Lysosomal Storage Disorders

The lysosome is a complex little organelle within our cells that has the job of recycling complex molecules by breaking them down into their constituent parts, by lysosomal enzymes, step by step. One of these many steps may be blocked due to a genetic deficiency of an enzyme and this results in a lysosomal storage disorder (LSD). LSDs are a group of inherited disorders characterised by progressive build up (‘storage’) of material within the lysosome. This in turn causes progressive health problems. There are over 50 different LSDs and each affects the body slightly differently. For example, in some disorders the brain is the main organ involved while in others the brain is not affected at all, similarly the bones, kidneys, heart etc.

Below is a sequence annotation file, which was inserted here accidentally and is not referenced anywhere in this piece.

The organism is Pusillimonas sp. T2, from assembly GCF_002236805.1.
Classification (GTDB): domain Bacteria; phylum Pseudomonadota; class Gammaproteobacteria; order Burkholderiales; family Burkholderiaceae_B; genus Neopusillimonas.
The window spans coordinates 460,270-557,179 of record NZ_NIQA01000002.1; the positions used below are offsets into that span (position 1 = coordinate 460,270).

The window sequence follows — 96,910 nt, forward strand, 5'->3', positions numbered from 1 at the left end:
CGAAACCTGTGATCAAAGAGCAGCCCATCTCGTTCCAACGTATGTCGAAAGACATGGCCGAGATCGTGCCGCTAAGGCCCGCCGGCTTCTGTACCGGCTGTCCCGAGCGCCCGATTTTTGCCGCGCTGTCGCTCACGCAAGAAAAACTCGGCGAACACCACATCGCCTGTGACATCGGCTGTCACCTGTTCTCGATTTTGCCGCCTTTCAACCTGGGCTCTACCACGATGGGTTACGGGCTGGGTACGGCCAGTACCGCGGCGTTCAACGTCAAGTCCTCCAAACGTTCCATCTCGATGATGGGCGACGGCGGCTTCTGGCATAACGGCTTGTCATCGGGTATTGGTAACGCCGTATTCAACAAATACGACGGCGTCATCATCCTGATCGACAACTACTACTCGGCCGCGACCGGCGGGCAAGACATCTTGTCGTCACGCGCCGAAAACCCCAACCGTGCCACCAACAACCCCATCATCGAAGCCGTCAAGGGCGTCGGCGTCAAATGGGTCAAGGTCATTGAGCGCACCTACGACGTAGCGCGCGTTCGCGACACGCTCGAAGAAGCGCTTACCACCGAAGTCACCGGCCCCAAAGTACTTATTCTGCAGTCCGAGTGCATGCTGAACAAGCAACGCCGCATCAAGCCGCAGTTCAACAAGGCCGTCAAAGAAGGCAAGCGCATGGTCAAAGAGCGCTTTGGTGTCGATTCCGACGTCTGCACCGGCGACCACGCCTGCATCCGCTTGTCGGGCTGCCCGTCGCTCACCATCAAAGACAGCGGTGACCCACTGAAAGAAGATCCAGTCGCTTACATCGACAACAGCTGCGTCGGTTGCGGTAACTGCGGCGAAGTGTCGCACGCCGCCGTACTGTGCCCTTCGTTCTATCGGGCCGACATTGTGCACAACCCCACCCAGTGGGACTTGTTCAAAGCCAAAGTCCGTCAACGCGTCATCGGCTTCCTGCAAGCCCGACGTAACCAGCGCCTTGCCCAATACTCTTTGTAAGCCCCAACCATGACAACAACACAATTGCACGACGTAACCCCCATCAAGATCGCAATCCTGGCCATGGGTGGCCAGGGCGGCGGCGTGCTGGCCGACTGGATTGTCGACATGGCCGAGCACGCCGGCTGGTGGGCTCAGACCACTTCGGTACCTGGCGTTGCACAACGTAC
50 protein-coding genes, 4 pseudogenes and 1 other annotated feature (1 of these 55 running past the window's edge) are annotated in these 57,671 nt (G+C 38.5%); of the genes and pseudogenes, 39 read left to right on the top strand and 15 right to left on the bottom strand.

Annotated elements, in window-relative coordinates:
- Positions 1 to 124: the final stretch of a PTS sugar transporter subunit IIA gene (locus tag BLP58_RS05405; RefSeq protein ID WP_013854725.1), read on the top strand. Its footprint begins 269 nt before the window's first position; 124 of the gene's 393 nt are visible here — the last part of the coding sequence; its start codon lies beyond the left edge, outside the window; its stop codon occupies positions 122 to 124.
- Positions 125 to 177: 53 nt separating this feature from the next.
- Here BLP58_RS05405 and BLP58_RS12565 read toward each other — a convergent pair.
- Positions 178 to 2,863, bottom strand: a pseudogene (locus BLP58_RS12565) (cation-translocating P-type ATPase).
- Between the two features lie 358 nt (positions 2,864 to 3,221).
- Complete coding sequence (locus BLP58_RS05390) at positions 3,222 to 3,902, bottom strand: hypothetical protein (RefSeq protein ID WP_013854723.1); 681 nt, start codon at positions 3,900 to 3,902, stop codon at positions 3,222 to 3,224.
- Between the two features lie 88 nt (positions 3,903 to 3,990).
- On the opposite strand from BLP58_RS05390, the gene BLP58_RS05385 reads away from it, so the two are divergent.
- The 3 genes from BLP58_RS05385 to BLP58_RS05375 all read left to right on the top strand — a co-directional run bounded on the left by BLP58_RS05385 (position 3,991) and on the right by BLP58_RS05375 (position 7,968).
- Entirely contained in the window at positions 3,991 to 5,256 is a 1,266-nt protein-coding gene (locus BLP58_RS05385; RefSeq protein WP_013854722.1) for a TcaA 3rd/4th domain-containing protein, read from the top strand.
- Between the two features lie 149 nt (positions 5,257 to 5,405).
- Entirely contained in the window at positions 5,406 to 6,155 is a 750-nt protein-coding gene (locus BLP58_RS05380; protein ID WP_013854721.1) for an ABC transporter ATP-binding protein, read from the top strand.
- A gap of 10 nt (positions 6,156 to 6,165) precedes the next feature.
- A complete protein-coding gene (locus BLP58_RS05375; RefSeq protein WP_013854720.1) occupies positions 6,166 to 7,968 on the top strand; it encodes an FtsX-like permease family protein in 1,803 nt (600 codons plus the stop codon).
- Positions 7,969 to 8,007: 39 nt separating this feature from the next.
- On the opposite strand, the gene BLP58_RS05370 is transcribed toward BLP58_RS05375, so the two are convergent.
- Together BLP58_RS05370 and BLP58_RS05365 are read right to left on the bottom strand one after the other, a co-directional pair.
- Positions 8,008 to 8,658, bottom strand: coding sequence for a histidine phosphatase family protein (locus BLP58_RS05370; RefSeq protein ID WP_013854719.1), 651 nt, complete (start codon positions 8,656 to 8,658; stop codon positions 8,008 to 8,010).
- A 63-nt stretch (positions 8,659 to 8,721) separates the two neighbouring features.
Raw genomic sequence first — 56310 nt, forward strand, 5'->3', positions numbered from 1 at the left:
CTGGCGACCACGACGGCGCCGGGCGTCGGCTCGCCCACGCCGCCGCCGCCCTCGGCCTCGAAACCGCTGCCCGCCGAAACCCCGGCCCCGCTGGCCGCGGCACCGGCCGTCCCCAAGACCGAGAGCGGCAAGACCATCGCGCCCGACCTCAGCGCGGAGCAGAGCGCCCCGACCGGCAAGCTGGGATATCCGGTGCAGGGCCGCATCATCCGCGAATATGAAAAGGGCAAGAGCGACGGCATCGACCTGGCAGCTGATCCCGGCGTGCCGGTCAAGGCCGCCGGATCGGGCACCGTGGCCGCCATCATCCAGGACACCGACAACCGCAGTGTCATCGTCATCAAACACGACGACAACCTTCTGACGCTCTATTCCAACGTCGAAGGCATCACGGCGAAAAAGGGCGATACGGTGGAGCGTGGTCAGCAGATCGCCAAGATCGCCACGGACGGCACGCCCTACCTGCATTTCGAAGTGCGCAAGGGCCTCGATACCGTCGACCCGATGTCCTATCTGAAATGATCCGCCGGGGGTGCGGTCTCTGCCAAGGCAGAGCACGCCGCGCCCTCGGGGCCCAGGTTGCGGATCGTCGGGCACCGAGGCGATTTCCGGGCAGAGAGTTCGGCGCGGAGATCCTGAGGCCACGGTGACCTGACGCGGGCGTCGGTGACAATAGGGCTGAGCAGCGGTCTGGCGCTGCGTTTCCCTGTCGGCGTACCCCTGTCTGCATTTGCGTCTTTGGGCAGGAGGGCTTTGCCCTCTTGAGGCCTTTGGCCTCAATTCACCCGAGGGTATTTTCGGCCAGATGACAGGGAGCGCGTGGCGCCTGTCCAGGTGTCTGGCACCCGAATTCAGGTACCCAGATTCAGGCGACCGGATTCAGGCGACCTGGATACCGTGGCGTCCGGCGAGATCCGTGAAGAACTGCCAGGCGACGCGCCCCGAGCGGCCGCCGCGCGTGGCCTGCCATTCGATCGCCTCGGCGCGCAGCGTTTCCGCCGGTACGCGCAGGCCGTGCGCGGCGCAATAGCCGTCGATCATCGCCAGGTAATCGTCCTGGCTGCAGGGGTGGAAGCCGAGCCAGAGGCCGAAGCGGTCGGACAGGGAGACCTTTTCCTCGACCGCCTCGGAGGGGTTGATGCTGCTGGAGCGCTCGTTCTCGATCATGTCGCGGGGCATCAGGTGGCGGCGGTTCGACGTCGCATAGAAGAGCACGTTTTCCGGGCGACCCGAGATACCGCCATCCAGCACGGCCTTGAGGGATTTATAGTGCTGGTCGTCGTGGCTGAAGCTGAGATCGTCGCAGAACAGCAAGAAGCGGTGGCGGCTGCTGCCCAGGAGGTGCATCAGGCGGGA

There have been major advances in the medical and scientific knowledge about these disorders in recent years and treatments have evolved for some, but unfortunately, not all, yet. The most common lysosomal storage disorders seen in Ireland are Fabry disease, Hurler syndrome (mucopolysaccharidosis type IH) and I-cell disease (mucolipidosis type II) but at NCIMD we also see many patients with much rarer types. We aim to oversee the multidisciplinary care of these complex patients and co-ordinate treatments, where available. We participate in clinical trials and registries to promote knowledge and understanding of these rare disorders.

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The Irish MPS Society

The Irish MPS society is a voluntary support group for all those with mucopolysaccharide and related diseases, their families, carers and professionals. For more details, please follow this link